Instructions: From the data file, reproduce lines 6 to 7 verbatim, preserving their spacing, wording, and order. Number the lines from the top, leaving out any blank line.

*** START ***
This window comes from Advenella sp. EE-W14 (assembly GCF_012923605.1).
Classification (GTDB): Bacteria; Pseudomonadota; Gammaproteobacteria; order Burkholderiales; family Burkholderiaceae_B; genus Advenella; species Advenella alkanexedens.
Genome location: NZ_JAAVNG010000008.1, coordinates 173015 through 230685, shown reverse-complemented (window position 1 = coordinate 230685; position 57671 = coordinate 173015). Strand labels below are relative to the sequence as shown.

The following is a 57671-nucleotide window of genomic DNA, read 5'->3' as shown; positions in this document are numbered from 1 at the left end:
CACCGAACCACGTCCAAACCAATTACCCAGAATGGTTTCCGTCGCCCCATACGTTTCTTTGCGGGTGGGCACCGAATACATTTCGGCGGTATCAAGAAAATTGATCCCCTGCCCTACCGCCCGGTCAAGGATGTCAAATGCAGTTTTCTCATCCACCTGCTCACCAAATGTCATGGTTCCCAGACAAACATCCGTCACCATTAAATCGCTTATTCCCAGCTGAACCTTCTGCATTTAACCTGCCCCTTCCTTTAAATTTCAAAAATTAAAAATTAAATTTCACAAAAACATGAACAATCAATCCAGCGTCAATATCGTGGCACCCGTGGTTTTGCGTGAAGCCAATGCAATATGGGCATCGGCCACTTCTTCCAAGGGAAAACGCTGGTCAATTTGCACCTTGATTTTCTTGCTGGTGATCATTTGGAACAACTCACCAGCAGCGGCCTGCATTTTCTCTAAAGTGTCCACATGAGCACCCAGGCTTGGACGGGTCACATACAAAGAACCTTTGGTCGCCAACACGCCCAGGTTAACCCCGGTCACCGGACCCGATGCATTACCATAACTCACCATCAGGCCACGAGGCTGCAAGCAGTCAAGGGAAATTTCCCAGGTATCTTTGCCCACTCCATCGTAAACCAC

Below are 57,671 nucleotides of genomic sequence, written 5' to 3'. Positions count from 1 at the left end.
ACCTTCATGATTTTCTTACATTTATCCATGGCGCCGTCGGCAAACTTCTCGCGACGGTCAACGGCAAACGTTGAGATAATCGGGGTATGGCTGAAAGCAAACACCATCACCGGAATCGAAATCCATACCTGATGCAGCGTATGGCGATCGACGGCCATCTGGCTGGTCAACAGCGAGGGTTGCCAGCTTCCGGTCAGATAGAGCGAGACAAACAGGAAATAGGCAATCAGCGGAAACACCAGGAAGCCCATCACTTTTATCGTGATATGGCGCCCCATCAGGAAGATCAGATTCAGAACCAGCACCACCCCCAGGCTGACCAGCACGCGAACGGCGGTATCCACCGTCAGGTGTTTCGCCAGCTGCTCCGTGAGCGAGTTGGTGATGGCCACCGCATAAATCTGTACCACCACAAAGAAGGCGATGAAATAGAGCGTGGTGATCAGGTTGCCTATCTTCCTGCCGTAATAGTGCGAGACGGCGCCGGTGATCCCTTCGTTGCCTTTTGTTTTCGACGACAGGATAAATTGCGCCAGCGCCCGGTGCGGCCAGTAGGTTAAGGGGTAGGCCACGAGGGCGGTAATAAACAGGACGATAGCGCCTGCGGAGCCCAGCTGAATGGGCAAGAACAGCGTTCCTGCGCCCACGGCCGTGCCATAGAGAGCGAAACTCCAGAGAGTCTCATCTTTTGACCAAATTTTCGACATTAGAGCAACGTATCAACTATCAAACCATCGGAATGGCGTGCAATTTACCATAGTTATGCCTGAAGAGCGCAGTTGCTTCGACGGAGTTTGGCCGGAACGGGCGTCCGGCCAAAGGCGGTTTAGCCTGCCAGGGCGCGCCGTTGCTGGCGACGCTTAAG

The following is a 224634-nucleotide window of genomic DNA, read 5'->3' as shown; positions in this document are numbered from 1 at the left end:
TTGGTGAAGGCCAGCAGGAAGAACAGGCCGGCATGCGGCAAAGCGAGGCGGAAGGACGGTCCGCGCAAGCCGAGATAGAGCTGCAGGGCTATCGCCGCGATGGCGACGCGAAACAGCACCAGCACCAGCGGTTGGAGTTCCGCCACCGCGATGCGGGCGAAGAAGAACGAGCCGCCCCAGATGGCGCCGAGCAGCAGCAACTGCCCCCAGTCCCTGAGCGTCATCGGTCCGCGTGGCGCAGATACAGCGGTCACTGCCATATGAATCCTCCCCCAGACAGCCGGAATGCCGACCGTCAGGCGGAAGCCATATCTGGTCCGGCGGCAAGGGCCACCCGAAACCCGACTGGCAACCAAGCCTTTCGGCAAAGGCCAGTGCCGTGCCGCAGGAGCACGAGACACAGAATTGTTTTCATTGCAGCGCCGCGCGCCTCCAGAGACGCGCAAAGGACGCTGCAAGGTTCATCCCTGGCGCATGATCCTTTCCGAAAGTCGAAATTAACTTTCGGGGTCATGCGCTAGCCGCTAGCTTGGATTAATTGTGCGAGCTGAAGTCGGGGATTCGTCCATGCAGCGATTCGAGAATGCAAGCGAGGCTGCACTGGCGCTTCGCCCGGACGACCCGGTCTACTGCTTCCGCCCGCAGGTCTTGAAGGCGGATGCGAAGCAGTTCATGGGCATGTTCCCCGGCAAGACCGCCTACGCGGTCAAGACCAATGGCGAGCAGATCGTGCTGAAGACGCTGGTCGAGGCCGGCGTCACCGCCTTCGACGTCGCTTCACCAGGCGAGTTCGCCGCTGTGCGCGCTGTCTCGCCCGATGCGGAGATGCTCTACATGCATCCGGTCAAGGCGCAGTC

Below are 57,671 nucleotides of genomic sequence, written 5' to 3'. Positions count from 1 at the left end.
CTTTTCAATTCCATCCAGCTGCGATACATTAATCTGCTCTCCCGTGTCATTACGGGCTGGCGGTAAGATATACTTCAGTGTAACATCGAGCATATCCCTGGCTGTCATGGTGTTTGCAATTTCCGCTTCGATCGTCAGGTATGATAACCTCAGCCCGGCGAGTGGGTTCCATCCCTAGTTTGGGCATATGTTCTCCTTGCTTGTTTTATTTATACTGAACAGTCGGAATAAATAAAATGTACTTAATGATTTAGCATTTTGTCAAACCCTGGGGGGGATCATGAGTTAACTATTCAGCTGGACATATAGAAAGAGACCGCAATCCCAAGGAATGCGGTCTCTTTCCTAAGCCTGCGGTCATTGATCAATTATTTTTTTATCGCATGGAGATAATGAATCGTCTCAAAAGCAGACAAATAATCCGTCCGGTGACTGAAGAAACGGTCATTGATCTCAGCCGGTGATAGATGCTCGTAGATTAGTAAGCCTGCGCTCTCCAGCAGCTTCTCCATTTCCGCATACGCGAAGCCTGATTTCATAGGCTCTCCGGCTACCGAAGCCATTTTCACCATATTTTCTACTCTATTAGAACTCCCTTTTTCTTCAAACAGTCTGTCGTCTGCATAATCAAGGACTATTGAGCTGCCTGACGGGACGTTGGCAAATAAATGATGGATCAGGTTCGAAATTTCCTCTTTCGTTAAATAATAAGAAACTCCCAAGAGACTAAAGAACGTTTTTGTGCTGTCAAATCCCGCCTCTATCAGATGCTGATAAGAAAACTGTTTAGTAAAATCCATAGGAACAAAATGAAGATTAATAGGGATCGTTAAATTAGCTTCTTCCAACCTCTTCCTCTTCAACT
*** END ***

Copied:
Below are 57,671 nucleotides of genomic sequence, written 5' to 3'. Positions count from 1 at the left end.
ACCTTCATGATTTTCTTACATTTATCCATGGCGCCGTCGGCAAACTTCTCGCGACGGTCAACGGCAAACGTTGAGATAATCGGGGTATGGCTGAAAGCAAACACCATCACCGGAATCGAAATCCATACCTGATGCAGCGTATGGCGATCGACGGCCATCTGGCTGGTCAACAGCGAGGGTTGCCAGCTTCCGGTCAGATAGAGCGAGACAAACAGGAAATAGGCAATCAGCGGAAACACCAGGAAGCCCATCACTTTTATCGTGATATGGCGCCCCATCAGGAAGATCAGATTCAGAACCAGCACCACCCCCAGGCTGACCAGCACGCGAACGGCGGTATCCACCGTCAGGTGTTTCGCCAGCTGCTCCGTGAGCGAGTTGGTGATGGCCACCGCATAAATCTGTACCACCACAAAGAAGGCGATGAAATAGAGCGTGGTGATCAGGTTGCCTATCTTCCTGCCGTAATAGTGCGAGACGGCGCCGGTGATCCCTTCGTTGCCTTTTGTTTTCGACGACAGGATAAATTGCGCCAGCGCCCGGTGCGGCCAGTAGGTTAAGGGGTAGGCCACGAGGGCGGTAATAAACAGGACGATAGCGCCTGCGGAGCCCAGCTGAATGGGCAAGAACAGCGTTCCTGCGCCCACGGCCGTGCCATAGAGAGCGAAACTCCAGAGAGTCTCATCTTTTGACCAAATTTTCGACATTAGAGCAACGTATCAACTATCAAACCATCGGAATGGCGTGCAATTTACCATAGTTATGCCTGAAGAGCGCAGTTGCTTCGACGGAGTTTGGCCGGAACGGGCGTCCGGCCAAAGGCGGTTTAGCCTGCCAGGGCGCGCCGTTGCTGGCGACGCTTAAG